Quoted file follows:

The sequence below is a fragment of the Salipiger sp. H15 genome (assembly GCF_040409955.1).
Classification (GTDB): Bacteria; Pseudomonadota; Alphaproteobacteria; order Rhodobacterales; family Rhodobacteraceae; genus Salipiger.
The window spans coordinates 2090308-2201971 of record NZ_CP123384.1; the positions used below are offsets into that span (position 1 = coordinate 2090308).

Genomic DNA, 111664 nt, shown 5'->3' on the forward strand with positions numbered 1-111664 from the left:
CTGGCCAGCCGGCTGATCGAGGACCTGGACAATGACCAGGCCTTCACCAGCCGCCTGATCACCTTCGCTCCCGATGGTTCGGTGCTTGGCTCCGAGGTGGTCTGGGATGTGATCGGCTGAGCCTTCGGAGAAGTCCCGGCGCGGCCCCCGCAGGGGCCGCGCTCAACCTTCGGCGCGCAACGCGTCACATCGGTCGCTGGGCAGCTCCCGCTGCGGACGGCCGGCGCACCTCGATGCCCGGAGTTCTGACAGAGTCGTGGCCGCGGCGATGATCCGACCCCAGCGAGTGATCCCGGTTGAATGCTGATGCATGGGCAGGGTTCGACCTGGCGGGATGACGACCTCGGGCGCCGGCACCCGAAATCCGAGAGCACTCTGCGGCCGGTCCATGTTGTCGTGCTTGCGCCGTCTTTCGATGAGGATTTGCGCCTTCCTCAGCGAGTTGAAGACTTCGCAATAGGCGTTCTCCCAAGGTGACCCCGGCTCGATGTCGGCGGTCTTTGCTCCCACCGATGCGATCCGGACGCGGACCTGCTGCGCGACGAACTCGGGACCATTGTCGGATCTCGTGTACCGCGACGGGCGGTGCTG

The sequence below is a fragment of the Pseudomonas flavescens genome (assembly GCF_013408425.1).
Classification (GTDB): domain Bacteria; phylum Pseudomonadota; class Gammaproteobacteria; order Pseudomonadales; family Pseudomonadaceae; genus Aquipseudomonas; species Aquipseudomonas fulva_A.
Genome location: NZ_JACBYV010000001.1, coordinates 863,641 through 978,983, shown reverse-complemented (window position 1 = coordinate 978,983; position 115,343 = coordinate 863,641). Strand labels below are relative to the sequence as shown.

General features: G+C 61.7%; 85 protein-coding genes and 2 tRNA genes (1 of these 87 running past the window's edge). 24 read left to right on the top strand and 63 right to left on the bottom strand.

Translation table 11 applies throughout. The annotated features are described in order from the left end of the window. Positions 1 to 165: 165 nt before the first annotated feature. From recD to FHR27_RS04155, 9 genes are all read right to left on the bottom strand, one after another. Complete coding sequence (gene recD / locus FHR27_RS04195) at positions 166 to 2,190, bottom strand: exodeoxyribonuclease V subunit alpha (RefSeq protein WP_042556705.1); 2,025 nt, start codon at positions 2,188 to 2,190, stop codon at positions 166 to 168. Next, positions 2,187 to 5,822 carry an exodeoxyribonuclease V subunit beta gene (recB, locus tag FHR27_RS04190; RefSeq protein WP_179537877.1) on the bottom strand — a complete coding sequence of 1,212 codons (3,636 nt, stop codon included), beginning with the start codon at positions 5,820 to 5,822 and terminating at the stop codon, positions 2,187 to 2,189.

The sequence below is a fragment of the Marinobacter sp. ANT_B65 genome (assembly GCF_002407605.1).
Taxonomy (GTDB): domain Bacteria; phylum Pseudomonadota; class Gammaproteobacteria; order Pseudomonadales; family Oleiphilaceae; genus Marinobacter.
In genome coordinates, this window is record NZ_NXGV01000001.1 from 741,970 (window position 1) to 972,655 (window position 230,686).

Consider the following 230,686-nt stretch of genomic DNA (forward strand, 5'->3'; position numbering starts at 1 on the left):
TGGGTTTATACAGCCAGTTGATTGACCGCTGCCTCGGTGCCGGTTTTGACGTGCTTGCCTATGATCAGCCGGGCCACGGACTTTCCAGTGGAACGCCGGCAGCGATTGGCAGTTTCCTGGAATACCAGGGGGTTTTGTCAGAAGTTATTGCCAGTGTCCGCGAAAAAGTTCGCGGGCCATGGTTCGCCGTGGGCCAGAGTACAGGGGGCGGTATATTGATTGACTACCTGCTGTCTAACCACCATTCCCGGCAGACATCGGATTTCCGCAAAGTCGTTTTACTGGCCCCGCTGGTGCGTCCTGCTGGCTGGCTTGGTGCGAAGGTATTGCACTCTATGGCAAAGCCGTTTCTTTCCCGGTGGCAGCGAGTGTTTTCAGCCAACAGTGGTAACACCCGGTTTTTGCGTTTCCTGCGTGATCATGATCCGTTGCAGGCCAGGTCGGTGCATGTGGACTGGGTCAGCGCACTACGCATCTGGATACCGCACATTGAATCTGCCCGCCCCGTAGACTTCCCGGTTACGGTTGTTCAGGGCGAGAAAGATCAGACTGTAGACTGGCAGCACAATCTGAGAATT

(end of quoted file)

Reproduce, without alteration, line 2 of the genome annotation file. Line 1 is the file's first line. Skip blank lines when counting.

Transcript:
Classification (GTDB): Bacteria; Pseudomonadota; Alphaproteobacteria; order Rhodobacterales; family Rhodobacteraceae; genus Salipiger.